A California software developer which serves the automotive industry is leveraging Raspberry Pi, the Cambridge micro-computing technology solution as the UK business continues to build global traction.Abalta Technologies says its WEBLINK car connectivity solution is now running on the Raspberry Pi computing board.
The US company says that WEBLINK's ability to run on Raspberry Pi shows how car manufacturers can deliver a safe in-vehicle smartphone app experience at a significantly lower cost.
WEBLINK is said to have strong appeal for auto manufacturers of middle-tier and economy vehicles due to its hardware-agnostic features, enabling a premium in-vehicle app experience at a low cost.
Car manufacturers have tried to meet consumer demands for apps in their vehicles in the past, but previous solutions have proved to be expensive to develop and maintain, says Abalta.
The Raspberry Pi is a $25, credit-card sized computer that can be configured to run Linux and other operating systems. Leveraging the Raspberry Pi as the WEBLINK client head unit device simulates an in-vehicle experience by installing the WEBLINK application server on a smartphone and connecting to the head unit over USB or Wi-Fi.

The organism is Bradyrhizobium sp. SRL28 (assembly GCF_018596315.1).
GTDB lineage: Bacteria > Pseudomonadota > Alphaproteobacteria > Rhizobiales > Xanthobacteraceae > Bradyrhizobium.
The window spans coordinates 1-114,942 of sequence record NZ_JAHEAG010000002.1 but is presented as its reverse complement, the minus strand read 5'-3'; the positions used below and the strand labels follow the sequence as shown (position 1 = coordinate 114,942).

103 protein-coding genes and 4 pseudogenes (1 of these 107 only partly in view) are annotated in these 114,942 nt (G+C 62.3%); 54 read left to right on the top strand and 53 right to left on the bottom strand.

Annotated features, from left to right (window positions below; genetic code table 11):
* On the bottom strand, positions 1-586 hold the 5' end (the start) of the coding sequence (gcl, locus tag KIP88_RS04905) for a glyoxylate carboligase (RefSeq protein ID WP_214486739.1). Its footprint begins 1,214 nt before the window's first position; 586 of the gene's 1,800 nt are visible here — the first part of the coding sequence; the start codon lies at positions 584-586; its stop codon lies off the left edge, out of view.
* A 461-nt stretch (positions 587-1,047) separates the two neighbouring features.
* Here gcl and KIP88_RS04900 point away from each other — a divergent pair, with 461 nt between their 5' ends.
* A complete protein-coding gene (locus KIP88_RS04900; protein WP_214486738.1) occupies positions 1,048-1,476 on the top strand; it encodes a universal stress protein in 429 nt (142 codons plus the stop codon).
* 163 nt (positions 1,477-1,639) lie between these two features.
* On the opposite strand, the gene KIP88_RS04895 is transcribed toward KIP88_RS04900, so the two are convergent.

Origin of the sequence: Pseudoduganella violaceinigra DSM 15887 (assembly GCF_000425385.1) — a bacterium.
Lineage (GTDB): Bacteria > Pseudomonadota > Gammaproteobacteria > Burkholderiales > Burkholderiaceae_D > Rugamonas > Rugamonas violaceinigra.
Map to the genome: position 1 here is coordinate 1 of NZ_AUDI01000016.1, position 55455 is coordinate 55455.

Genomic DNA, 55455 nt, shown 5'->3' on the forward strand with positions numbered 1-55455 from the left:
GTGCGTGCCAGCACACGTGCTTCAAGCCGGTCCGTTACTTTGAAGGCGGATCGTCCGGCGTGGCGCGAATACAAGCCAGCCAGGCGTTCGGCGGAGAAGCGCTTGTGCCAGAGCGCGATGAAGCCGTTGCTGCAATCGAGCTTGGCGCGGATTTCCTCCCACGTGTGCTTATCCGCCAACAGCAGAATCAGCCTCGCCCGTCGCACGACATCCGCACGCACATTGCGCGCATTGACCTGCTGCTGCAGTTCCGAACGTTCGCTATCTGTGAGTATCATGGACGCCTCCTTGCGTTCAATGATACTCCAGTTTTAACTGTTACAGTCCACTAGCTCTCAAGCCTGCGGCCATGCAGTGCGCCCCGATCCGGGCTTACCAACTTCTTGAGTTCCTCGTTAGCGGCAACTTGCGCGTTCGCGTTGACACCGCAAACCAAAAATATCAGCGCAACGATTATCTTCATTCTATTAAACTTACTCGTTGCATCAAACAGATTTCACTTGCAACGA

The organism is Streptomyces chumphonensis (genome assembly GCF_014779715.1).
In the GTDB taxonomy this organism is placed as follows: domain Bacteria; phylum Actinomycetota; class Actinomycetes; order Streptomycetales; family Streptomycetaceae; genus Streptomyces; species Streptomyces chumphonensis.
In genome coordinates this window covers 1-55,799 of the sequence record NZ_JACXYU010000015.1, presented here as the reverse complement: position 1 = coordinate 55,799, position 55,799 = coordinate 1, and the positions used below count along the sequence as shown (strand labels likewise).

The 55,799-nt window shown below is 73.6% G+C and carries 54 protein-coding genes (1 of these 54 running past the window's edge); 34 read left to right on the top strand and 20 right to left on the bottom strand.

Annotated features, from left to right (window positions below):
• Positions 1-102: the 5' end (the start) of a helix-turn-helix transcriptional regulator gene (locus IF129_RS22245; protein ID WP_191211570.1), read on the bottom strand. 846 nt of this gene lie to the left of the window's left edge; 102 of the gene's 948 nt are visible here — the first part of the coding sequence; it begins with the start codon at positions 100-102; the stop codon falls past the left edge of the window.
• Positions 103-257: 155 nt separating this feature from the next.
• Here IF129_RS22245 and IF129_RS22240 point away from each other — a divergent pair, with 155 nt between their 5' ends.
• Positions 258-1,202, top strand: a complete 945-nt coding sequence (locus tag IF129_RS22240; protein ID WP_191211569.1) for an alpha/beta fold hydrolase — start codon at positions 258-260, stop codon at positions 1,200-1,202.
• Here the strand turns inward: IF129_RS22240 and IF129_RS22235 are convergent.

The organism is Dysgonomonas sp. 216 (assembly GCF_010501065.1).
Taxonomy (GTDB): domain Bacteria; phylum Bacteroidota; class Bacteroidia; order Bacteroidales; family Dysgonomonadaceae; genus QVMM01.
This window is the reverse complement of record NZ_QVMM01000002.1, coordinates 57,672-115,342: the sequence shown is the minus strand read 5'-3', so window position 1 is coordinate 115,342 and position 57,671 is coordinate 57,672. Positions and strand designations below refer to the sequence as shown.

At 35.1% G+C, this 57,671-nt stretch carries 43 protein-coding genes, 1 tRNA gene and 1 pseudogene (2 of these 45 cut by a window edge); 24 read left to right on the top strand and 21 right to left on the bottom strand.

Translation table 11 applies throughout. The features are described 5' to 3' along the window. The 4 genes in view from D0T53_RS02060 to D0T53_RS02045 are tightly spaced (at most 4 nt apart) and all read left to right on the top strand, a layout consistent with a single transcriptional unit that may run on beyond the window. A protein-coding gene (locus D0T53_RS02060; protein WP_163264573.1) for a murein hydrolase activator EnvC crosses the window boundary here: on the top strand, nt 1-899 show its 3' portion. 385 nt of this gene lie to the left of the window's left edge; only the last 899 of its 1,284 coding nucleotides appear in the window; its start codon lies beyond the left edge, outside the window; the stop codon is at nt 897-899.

Pavel Stankoulov, chief software architect at Abalta Technologies, said: “We are excited to show auto makers how simple it is to integrate WEBLINK into in-vehicle infotainment systems. Porting the software to the Raspberry Pi platform demonstrates the elegance of the WEBLINK approach of bringing smartphone applications to the car at a very low cost to the car makers.”
WEBLINK also offers ease of integration of applications to the car ecosystem and allows HTML5 or native applications running on the smartphone to be viewed and controlled directly from the vehicle head unit display.
It enables app developers to bring apps into the car in a safe way in a language they are familiar with, ultimately improving both automakers' and app developer's bottom lines.
Raspberry Pi has made huge commercial strides in its first year, shipping over a million units and returning manufacturing to the UK – Wales to be precise. It has also split the trade side from the charitable element of the enterprise.
Eben Upton, executive director of the Raspberry Pi Foundation said: “On the basis of guidance received from our professional advisers, we've separated the existing trading activities of the Foundation into a wholly-owned trading subsidiary, Raspberry Pi (Trading) Ltd, while the Foundation continues to pursue its original educational mission. This is apparently considered best practice for charities which conduct significant commercial activity – charity shops would be a good example.”